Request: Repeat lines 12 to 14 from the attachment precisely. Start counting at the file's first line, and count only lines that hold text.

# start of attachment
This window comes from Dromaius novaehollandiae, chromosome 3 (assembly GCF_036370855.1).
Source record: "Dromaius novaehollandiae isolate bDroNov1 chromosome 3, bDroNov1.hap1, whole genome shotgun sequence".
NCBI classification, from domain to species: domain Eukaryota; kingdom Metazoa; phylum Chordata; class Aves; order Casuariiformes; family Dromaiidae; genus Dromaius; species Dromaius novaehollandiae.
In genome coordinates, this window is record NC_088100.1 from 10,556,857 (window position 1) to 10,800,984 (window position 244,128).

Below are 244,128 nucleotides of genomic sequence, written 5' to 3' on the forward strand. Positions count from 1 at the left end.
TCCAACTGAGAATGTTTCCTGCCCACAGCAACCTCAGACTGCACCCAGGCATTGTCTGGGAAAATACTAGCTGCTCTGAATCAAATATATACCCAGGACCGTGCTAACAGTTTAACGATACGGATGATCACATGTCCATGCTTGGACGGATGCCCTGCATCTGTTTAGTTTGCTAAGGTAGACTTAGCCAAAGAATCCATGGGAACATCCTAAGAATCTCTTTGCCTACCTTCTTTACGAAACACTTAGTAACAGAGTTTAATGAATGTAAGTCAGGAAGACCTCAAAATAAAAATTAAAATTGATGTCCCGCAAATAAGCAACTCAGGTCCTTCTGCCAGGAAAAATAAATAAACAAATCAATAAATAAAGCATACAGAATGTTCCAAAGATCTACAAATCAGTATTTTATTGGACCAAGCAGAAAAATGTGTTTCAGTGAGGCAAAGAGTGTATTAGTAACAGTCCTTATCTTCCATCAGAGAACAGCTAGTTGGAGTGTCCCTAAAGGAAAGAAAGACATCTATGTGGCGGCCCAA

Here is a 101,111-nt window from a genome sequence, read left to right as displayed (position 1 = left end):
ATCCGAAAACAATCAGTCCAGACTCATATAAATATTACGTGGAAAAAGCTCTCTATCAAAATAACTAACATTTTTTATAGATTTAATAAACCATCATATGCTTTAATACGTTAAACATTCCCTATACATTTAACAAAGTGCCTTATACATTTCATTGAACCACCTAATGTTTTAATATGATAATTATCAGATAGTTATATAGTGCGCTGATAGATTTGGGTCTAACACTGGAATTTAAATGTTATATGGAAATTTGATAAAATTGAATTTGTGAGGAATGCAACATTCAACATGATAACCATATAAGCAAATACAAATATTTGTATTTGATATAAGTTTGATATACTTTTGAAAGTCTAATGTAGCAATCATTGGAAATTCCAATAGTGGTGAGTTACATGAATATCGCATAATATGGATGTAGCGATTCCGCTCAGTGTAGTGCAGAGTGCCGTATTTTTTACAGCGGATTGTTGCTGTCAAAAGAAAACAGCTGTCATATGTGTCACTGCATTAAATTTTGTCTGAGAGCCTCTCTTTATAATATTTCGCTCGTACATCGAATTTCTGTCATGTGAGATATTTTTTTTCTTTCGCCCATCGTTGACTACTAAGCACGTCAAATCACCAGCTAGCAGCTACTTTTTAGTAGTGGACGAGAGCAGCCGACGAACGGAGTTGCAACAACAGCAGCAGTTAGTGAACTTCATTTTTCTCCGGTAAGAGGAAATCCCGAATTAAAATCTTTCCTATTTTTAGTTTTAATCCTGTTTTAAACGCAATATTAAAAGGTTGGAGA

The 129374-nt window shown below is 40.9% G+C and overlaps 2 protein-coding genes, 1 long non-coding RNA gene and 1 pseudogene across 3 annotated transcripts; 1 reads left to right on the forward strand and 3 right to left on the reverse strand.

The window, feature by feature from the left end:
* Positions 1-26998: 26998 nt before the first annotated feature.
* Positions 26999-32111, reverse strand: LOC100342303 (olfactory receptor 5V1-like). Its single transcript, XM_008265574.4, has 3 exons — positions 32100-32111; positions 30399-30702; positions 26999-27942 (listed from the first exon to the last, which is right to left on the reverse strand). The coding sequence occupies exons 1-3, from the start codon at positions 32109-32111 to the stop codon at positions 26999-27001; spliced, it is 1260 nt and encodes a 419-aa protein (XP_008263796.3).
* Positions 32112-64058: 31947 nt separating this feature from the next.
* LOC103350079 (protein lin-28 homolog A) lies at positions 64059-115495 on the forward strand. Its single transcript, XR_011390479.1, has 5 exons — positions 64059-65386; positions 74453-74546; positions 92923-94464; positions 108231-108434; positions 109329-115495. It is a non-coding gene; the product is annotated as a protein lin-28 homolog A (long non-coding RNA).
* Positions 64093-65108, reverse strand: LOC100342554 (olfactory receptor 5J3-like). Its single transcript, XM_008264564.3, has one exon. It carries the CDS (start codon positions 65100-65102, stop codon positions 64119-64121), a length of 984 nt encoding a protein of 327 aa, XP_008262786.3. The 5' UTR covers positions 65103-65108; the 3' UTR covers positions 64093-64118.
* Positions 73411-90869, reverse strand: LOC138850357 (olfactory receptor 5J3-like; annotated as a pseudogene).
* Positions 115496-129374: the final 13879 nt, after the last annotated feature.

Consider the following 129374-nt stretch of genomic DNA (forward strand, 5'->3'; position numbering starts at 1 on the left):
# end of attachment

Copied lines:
* Positions 26999-32111, reverse strand: LOC100342303 (olfactory receptor 5V1-like). Its single transcript, XM_008265574.4, has 3 exons — positions 32100-32111; positions 30399-30702; positions 26999-27942 (listed from the first exon to the last, which is right to left on the reverse strand). The coding sequence occupies exons 1-3, from the start codon at positions 32109-32111 to the stop codon at positions 26999-27001; spliced, it is 1260 nt and encodes a 419-aa protein (XP_008263796.3).
* Positions 32112-64058: 31947 nt separating this feature from the next.
* LOC103350079 (protein lin-28 homolog A) lies at positions 64059-115495 on the forward strand. Its single transcript, XR_011390479.1, has 5 exons — positions 64059-65386; positions 74453-74546; positions 92923-94464; positions 108231-108434; positions 109329-115495. It is a non-coding gene; the product is annotated as a protein lin-28 homolog A (long non-coding RNA).